US police forced Muslim woman to remove hijab following arrest, rights group says

US police forced Muslim woman to remove hijab following arrest, rights group says
A Muslim woman was forced to remove her hijab after she was arrested by Ferndale police in Detroit, according to the Council on American Islamic (CAIR) relations.
2 min read
16 September, 2021
The Muslim woman was reportedly 'forced' to remove her hijab [Getty]

A Muslim rights group is launching a lawsuit against Ferndale police in Detroit, US, following claims the department forcibly removed a Muslim woman’s hijab before taking a photograph during the booking process.

“We’re imploring the city of Ferndale … to take our claim seriously and open channels of dialogue with us so we can ensure Muslim women who find themselves engaged with police officers in the boundaries of the city are sure to have their constitutional rights in place,” Amy Doukoure, staff attorney for the Council on American-Islamic Relations-Michigan Chapter, told the Detroit News.

A woman called Helene Bowe made the claim. She was allegedly stopped by police officers for expired license plates.

According to the publication, the woman in question presented insurance and registration which disputed the police officer’s allegations. Officers asked if she had a weapon, and she said she had an electric stun gun in her purse.

She was arrested shortly after this, and it is unknown if she had a concealed weapons permit.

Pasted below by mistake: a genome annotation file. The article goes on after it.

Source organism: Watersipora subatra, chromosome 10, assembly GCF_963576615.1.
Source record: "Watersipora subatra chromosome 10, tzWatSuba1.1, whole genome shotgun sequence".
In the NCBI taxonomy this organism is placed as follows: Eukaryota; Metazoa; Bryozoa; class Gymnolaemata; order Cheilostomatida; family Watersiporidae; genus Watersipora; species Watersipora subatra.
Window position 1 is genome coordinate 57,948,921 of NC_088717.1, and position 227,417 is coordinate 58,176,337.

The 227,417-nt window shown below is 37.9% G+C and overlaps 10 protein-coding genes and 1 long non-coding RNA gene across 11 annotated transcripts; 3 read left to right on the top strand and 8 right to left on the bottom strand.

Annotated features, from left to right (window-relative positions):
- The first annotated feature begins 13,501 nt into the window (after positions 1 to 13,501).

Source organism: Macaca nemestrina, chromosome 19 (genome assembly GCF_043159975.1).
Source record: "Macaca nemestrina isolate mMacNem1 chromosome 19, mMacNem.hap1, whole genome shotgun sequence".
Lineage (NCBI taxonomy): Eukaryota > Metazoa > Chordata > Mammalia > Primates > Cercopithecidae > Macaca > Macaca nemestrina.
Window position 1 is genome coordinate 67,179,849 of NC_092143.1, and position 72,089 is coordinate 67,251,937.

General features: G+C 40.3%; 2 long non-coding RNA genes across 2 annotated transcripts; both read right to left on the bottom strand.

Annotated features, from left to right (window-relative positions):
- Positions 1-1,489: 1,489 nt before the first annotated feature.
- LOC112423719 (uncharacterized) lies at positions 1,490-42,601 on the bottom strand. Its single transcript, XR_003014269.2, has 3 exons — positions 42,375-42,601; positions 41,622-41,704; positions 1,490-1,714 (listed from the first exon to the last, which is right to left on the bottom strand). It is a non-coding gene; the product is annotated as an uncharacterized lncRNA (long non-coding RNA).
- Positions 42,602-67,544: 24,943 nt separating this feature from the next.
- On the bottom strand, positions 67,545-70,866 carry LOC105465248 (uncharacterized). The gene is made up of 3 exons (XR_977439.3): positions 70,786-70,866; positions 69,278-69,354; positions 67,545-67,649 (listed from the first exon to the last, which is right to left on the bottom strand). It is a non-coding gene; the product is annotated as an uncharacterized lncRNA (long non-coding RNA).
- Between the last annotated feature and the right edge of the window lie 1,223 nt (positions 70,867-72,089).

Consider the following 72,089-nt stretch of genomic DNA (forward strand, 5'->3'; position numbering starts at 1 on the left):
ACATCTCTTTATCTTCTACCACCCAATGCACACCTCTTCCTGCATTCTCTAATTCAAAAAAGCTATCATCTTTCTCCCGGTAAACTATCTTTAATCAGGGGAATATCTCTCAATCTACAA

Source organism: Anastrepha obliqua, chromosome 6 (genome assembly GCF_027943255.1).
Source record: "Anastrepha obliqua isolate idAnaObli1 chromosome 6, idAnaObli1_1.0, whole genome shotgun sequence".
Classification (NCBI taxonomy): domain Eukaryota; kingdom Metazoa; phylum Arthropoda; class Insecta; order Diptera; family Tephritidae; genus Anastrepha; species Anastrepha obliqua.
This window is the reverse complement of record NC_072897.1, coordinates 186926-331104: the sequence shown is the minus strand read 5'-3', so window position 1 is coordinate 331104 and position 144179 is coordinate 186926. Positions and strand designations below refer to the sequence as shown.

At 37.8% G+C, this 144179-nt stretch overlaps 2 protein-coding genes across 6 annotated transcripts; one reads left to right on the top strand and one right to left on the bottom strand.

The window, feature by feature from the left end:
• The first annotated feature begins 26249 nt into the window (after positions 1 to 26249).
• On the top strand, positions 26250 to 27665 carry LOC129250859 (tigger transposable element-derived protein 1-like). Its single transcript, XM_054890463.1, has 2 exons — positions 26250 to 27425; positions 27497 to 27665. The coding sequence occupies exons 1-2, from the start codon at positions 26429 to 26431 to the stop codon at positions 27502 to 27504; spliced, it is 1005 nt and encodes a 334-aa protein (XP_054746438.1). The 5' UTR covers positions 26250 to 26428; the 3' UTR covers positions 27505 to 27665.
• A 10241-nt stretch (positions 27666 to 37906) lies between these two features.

Bowe was taken to the police station, and a male officer made her remove her hijab for the photo.

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This isn’t the first time police officers in the state of Michigan faced a lawsuit over forcing a Muslim woman to remove her hijab.

Last year, a woman called Zainab Chaaban filed a lawsuit against the Detroit Detention Centre alleging that police officers threatened to make her sleep on a cement floor without a blanket and pillow if she didn’t remove her hijab for the booking photo.

“I felt vulnerable. I felt exposed. I felt violated,” Chaaban told Free Press.

"There’s a lack of awareness about the religious tenets of Islam and a lack of sensitivity," said CAIR-MI staff attorney Amy Doukoure at the time.

"People need to understand. ... It's not just hair. It’s more than hair," said Doukoure, adding the hijab is part of a "deeply held religious belief."

Despite anti-discrimination laws across the country, lawsuits of this type are growing.